Reviews for Starter villain: meet the new boss

Library Journal
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When underemployed Charlie Fitzer inherits his late uncle's parking-lot empire, he discovers that Uncle Jake was actually running a supervillain business. Charlie has already learned all he needs to know in the cutthroat world of substitute teaching, so he's as ready as he'll ever be—meaning not very much—to keep himself alive while the true masters of the universe take care of his uncle's downright evilly incompetent enemies, one brilliant scheme at a time. Combining the sarcastic humor of Scalzi's Redshirts with an origin story for James Bond—like supervillains operating with the competence-porn-level efficiency and work ethic of Hench by Natalie Zina Walschots, this story of snark with a heart reminds readers that the logical conclusion of "dogs have owners, cats have staff" is that cats are management and never let anyone forget it. VERDICT Readers of humorous fantasy are sure to love Scalzi's latest (after The Kaiju Preservation Society) as much as those cats; it's also for those who enjoy seeing superhero stories folded, twisted, and mutilated and anyone wishing for a righteous villain lair surrounded by intelligent sharks. Highly recommended.—Marlene Harris

Copyright © Kirkus Reviews, used with permission.

Some people are born supervillains, and others have supervillainy thrust upon them. Charlie Fitzer, a former business journalist–turned–substitute teacher, is broke and somewhat desperate. His circumstances take an unexpected and dangerous turn when his estranged uncle Jake dies, leaving his business—i.e., his trillion-dollar supervillain empire—to Charlie. Charlie doesn’t really have the skills or experience to manage the staff of the volcano lair, and matters don’t improve when he’s pressured to attend a high-level meeting with other supervillains, none of whom got along with his uncle. With the aid of his uncle’s No. 1, Mathilda Morrison, and his cat, Hera (who turns out to be an intelligent and typing-capable spy for his uncle’s organization), Charlie must sort out whom he can trust before he gets blackmailed, blown up, or both. This book serves as a follow-up of sorts to Scalzi’s The Kaiju Preservation Society (2022) in that both are riffs on genre film tropes. The current work is fluffier and sillier than the previous novel and, indeed, many of Scalzi’s other books, although there is the occasional jab about governments being in bed with unscrupulous corporate enterprises or the ways in which people can profit from human suffering. This is one of many available stories about a good-hearted Everyman thrust into fantastical circumstances, struggling to survive as a fish out of water, and, while well executed for its type, the plot doesn’t go anywhere that will surprise you. Fun while it lasts but not one of Scalzi’s stronger books. Copyright © Kirkus Reviews, used with permission.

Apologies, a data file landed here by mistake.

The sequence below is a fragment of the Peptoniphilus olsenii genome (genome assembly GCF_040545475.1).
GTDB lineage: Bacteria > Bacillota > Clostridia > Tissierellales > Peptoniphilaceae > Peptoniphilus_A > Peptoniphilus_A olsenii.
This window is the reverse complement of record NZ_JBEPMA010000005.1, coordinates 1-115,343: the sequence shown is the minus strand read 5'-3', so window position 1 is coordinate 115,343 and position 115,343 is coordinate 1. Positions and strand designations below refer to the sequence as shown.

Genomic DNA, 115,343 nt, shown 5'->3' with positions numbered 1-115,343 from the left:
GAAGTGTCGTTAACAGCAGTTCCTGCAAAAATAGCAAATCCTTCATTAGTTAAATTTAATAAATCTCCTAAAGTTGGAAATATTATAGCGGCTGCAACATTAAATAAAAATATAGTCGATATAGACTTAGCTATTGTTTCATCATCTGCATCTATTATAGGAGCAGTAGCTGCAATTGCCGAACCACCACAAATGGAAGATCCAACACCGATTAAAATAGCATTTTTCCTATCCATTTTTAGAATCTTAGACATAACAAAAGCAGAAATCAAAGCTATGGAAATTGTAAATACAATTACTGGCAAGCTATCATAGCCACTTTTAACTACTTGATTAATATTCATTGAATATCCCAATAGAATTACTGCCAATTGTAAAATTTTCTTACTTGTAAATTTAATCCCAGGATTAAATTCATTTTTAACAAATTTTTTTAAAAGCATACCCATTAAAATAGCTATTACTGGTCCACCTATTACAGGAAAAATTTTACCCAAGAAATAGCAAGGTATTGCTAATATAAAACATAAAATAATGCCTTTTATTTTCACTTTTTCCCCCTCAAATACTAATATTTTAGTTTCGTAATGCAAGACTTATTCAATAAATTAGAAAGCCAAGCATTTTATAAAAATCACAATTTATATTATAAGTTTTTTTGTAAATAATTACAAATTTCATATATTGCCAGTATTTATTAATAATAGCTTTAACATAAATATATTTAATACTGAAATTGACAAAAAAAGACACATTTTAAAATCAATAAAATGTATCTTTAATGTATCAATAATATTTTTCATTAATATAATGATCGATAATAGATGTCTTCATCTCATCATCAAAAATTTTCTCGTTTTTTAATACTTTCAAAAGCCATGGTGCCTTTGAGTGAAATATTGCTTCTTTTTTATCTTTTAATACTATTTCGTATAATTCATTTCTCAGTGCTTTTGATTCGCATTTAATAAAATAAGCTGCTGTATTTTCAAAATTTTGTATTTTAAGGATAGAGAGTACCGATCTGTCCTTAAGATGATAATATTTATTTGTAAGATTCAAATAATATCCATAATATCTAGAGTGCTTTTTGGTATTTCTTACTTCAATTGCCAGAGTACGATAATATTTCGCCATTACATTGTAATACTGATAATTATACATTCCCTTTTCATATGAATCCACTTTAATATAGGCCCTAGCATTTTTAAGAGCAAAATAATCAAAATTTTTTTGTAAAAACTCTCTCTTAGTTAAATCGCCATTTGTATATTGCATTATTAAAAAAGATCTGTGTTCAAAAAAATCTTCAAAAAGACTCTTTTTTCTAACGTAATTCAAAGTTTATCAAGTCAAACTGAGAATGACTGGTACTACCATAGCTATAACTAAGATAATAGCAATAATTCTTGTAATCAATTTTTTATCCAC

Book list
From Booklist, Copyright © American Library Association. Used with permission.

Charlie Fitzer is working as a substitute teacher, trying to get his life back on track after a divorce, being laid off, and caring for his recently passed father. The death of his Uncle Jake, who he has not had contact with in decades, makes the financial news for the fortune he made owning and managing a parking empire. Charlie receives a request from a representative of Uncle Jake’s: represent Jake at the memorial service. It’s an offer Charlie can’t refuse in his financial situation. But the funeral starts with some odd attendees and an attempted stabbing of the corpse, and leads to Charlie learning Uncle Jake’s business was much more complicated than just parking. He has to quickly come to terms with his newly inherited villain empire including sentient cat agents, a dolphin contingent considering a work action, and weaponized satellites for starters—all this while facing competition from other, more traditionally evil villains who Uncle Jake made a habit of either outwitting or undermining. Scalzi (The Kaiju Preservation Society, 2022) again examines tropes in a tale of an ordinary individual being cast into an extraordinary situation with his trademark quick pacing, clever banter, and ability to find humor in desperate situations. HIGH-DEMAND BACKSTORY: With a large print run and a clever premise, Scalzi's latest will appeal to his legion of fans and draw in new ones.

Publishers Weekly
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In this clever, fast-paced thriller, Hugo Award winner Scalzi (The Kaiju Preservation Society) subverts classic supervillain tropes with equal measures of tongue-in-cheek humor and common sense. For years, business reporter–turned–substitute teacher Charlie Fitzer has struggled to find purpose; his current goal is to buy a pub just for a change of pace. Then his uncle Jake, a reclusive billionaire owner of parking structures, dies. Charlie, as Jake’s closest living relative, stands to inherit everything—but what he doesn’t realize is that his uncle was really an evil genius straight out of a James Bond movie. After the funeral, to which goons show up just to make sure Jake is really dead, a bomb destroys Charlie’s house, leading him to move into his uncle’s secret island volcano lair, complete with a satellite-destroying death ray and genetically modified superintelligent cats. Danger comes in the form of the Lombardy Convocation, a coalition of fellow evil billionaires who secretly rule the world and want Charlie to join them or die. Scalzi balances all the double-crosses and assassination attempts with ethical quandaries, explorations of economic inequality, and humor, including some foul-mouthed unionizing dolphins. The result is a breezy and highly entertaining genre send-up. Agent: Ethan Ellenberg, Ethan Ellenberg Literary. (Sept.)